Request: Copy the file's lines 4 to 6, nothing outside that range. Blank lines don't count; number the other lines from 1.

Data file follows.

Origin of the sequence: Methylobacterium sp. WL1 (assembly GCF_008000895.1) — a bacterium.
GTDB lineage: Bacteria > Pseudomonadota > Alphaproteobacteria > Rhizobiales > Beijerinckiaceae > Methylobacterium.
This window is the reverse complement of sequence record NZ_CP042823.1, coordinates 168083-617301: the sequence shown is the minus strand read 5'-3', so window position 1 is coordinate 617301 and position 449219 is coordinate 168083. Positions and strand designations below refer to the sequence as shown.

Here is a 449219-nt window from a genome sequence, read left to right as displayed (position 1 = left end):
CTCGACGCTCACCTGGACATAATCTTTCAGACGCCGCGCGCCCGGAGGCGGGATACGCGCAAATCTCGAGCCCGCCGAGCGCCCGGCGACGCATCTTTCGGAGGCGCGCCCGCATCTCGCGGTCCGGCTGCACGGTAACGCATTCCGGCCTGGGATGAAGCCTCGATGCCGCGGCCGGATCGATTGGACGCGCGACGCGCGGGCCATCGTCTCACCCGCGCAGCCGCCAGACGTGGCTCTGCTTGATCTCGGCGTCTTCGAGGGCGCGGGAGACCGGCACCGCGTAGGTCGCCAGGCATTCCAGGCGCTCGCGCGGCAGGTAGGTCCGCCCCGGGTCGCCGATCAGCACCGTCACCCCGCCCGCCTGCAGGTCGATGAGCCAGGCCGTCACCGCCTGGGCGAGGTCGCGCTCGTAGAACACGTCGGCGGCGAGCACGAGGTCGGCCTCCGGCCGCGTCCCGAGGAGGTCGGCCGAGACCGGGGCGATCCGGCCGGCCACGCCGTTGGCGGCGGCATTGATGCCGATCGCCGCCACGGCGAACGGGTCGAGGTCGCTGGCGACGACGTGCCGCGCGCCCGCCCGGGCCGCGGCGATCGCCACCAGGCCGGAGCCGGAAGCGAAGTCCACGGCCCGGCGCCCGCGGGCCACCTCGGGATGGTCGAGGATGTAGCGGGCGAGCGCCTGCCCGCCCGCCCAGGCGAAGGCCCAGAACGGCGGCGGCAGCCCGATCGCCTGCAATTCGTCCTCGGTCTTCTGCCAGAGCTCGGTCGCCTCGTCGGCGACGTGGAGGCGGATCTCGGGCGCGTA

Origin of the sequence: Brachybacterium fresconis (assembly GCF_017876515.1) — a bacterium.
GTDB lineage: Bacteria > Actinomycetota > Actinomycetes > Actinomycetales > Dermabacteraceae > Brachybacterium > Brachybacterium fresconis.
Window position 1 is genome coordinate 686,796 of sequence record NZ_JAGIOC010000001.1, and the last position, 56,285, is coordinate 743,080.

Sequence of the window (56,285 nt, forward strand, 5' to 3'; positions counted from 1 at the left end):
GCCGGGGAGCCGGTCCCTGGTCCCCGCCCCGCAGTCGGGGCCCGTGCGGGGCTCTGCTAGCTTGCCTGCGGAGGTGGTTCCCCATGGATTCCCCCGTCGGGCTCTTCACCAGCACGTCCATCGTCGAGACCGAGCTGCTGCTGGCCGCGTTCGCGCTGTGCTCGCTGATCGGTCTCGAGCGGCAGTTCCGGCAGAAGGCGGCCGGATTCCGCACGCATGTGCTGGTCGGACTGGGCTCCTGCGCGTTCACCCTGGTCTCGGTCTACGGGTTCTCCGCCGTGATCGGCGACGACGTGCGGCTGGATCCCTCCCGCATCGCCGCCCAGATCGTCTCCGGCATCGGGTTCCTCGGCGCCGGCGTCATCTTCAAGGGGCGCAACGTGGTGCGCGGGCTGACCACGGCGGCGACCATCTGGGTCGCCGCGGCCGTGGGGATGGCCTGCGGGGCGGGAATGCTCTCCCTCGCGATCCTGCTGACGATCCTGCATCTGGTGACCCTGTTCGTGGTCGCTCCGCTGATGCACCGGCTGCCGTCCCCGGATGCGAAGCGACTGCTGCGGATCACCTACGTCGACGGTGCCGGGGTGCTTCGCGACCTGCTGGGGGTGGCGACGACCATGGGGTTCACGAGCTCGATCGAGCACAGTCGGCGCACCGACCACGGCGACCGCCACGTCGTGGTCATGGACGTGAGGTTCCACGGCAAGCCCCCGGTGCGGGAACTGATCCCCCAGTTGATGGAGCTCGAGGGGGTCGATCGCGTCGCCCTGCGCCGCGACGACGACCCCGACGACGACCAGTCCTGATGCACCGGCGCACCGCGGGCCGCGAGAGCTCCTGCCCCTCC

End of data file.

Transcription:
Here is a 449219-nt window from a genome sequence, read left to right as displayed (position 1 = left end):
CTCGACGCTCACCTGGACATAATCTTTCAGACGCCGCGCGCCCGGAGGCGGGATACGCGCAAATCTCGAGCCCGCCGAGCGCCCGGCGACGCATCTTTCGGAGGCGCGCCCGCATCTCGCGGTCCGGCTGCACGGTAACGCATTCCGGCCTGGGATGAAGCCTCGATGCCGCGGCCGGATCGATTGGACGCGCGACGCGCGGGCCATCGTCTCACCCGCGCAGCCGCCAGACGTGGCTCTGCTTGATCTCGGCGTCTTCGAGGGCGCGGGAGACCGGCACCGCGTAGGTCGCCAGGCATTCCAGGCGCTCGCGCGGCAGGTAGGTCCGCCCCGGGTCGCCGATCAGCACCGTCACCCCGCCCGCCTGCAGGTCGATGAGCCAGGCCGTCACCGCCTGGGCGAGGTCGCGCTCGTAGAACACGTCGGCGGCGAGCACGAGGTCGGCCTCCGGCCGCGTCCCGAGGAGGTCGGCCGAGACCGGGGCGATCCGGCCGGCCACGCCGTTGGCGGCGGCATTGATGCCGATCGCCGCCACGGCGAACGGGTCGAGGTCGCTGGCGACGACGTGCCGCGCGCCCGCCCGGGCCGCGGCGATCGCCACCAGGCCGGAGCCGGAAGCGAAGTCCACGGCCCGGCGCCCGCGGGCCACCTCGGGATGGTCGAGGATGTAGCGGGCGAGCGCCTGCCCGCCCGCCCAGGCGAAGGCCCAGAACGGCGGCGGCAGCCCGATCGCCTGCAATTCGTCCTCGGTCTTCTGCCAGAGCTCGGTCGCCTCGTCGGCGACGTGGAGGCGGATCTCGGGCGCGTA

Origin of the sequence: Brachybacterium fresconis (assembly GCF_017876515.1) — a bacterium.